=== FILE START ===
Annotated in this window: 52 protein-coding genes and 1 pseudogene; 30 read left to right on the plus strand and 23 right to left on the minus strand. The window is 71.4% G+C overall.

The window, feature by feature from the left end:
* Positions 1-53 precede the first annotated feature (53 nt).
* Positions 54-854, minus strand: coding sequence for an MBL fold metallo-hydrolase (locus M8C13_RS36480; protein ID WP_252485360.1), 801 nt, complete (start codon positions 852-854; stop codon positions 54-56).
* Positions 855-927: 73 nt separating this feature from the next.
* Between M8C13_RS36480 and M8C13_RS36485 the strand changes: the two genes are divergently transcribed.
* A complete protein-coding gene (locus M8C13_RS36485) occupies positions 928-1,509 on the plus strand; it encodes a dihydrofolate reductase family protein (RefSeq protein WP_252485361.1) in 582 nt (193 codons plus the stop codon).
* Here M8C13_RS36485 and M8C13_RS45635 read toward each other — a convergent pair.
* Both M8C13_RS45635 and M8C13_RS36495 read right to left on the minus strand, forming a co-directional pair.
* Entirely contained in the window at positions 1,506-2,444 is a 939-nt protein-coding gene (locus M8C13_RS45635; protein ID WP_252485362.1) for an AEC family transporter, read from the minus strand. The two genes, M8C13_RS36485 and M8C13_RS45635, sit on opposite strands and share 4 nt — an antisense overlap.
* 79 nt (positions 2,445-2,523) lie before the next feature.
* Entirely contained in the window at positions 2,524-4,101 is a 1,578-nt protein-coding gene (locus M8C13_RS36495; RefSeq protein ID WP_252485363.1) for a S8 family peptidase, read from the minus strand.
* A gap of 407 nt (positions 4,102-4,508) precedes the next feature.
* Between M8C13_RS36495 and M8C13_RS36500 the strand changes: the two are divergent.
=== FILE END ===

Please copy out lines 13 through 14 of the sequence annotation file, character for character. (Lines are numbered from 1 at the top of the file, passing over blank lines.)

* A gap of 407 nt (positions 4,102-4,508) precedes the next feature.
* Between M8C13_RS36495 and M8C13_RS36500 the strand changes: the two are divergent.